'Single title' is a misleading name, as authors frequently write sequences of interconnected books. Such sets of books often have similar titles, and it is not uncommon for them to be released over a shorter space of time, though it is unusual for a single title author to release more than two books a year.

The following are the largest publishers of single title romance novels, in term of the number of titles published in 2002:

Harlequin also publishes some single title romances under its HQN, Signature, and Mira imprints.

Romantic genres

There are a number of sub-genres of romance novel:

  • Contemporary
  • Historical
  • Futuristic
  • Fantasy
  • Inspirational
  • Paranormal
  • Regency
  • Romantic suspense
  • Time travel
  • Western

Sub-genres of romance frequently draw on other genres - romantic suspense draws on mysteries, crime fiction and thrillers, and futuristics are romances in a science fiction mode.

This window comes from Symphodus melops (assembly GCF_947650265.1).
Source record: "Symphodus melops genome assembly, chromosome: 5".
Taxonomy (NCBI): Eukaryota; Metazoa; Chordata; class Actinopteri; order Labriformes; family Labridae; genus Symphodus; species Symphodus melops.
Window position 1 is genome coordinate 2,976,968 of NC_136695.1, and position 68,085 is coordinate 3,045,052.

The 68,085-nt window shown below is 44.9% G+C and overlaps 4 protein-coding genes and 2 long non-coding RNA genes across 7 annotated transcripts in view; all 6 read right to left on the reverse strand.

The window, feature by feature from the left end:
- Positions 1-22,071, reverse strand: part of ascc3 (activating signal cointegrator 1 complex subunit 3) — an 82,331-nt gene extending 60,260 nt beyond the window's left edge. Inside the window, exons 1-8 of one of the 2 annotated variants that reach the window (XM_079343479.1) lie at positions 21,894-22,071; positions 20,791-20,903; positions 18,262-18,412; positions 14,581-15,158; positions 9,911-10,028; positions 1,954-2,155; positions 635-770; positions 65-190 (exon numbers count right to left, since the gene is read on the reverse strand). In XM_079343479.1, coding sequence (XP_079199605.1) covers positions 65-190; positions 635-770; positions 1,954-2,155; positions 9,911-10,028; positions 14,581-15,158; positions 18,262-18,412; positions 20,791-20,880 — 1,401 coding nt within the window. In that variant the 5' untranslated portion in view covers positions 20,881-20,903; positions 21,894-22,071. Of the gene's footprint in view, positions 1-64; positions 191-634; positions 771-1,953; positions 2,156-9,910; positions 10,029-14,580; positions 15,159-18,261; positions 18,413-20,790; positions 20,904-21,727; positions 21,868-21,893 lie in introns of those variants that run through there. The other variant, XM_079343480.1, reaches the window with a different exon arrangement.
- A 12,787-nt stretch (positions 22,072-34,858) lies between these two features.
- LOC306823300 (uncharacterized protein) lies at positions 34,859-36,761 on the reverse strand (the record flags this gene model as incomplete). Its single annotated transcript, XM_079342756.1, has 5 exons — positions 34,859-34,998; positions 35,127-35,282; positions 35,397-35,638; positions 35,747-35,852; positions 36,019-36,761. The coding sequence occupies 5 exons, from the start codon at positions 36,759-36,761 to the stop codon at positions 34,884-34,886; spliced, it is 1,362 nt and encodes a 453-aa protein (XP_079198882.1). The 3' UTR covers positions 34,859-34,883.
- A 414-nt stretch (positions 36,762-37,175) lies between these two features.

Romantica (a blend of romance and erotica) is often labelled as a sub-genre. The term can be applied to any of the other romance sub-genres, but is usually used when sexual aspects of the story take precedence over the others.

See also List of romantic novelists

Popularity of romance novels

Romance novels are most popular in the United States and Canada, where it is the best-selling genre. In North America in 2002, sales of romance novels generated US$1.63 billion and comprised 34.6% of all popular fiction sold - by comparison, general fiction comprised 24.1% and mystery, detective and suspense fiction comprised 23.1%. Over 2000 romance novels were published, and there were 51.1 million romance novel readers.

Genre slang